Living Out Of Games From mere 183 million in 2017 to 421 million online gamers in 2022, the Indian gaming industry has come a long way in the last five years.This massive growth has also led to a new breed of professional gamers and influencers in the country, especially in the esports segment.

By Priya Kapoor

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From mere 183 million in 2017 to 421 million online gamers in 2022, the Indian gaming industry has come a long way in the last five years. According to an estimate, in 2023, the country is going to end with 20 million more gamers. Also, the India gaming market size which currently stands at a whopping USD 3.02 billion in 2023 is going to see a significant jump of USD 6.26 billion by 2028, which is a growth of 15.68% CAGR during the forecast period.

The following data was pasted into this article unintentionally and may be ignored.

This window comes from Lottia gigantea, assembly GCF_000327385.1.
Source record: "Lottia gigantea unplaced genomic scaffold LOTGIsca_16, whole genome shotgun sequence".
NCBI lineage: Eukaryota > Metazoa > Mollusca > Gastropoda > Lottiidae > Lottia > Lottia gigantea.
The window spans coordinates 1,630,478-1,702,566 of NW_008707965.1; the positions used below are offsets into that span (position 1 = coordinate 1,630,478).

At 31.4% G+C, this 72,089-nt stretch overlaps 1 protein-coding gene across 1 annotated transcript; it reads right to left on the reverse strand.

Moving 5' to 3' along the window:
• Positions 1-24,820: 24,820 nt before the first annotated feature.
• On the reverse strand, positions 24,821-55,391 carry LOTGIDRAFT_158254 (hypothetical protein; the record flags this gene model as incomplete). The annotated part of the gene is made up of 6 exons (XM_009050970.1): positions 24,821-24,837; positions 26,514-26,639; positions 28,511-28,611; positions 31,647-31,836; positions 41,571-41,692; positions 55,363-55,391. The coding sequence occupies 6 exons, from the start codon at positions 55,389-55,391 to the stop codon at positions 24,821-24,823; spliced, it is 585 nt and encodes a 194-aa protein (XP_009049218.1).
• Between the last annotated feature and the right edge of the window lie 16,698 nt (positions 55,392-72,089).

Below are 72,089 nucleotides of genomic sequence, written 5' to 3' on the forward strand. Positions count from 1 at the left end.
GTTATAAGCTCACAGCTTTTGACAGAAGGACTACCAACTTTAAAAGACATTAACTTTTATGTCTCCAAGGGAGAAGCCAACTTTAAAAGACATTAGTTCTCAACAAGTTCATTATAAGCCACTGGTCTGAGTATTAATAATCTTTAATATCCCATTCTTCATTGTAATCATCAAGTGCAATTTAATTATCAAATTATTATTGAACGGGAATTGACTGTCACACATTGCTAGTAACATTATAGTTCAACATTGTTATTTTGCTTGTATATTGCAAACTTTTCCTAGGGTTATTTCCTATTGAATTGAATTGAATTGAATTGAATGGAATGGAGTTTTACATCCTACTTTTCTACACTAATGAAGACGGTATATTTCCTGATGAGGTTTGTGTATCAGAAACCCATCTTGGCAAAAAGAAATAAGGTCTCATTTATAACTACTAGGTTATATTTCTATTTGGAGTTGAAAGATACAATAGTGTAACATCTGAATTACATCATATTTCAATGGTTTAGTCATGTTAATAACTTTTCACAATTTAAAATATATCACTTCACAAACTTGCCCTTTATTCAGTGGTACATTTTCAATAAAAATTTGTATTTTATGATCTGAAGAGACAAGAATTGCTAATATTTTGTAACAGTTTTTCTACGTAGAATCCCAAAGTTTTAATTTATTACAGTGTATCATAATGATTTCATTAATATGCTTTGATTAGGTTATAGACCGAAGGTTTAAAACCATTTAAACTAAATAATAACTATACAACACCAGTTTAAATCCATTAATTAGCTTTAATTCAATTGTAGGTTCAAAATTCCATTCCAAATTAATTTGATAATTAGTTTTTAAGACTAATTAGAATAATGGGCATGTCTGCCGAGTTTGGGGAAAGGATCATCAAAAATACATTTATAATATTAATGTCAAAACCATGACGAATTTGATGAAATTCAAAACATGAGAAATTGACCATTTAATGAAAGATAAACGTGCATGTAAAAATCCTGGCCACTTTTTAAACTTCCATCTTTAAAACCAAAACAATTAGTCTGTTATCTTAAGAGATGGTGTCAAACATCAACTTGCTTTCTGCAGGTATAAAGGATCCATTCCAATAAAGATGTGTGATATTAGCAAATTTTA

This massive growth has led to a new breed of professional gamers and influencers in the country, especially in the esports segment which accounts for mere two percent of India's online gaming market. But things are only going to turn rosy for this segment as in December 2022, India officially gave recognition to esports in the country. The category will now be a part of the "multisports event" category in India under the Ministry of Youth Affairs and sports. Entrepreneur India reached out to a few prominent stars from the industry to understand what it's like taking a plunge in this industry and the downsides.

PROFESSIONALS

Of the 400 million plus gamers in the country, there are many who have taken to playing games professionally. Some notable players in the country include names like Akshaj Shenoy, who was the captain of India's Asian Games 2022 League of Legends team and Mayank Prajapati, India's Street Fighter V: Champion Edition athlete at the Asian Games 2022.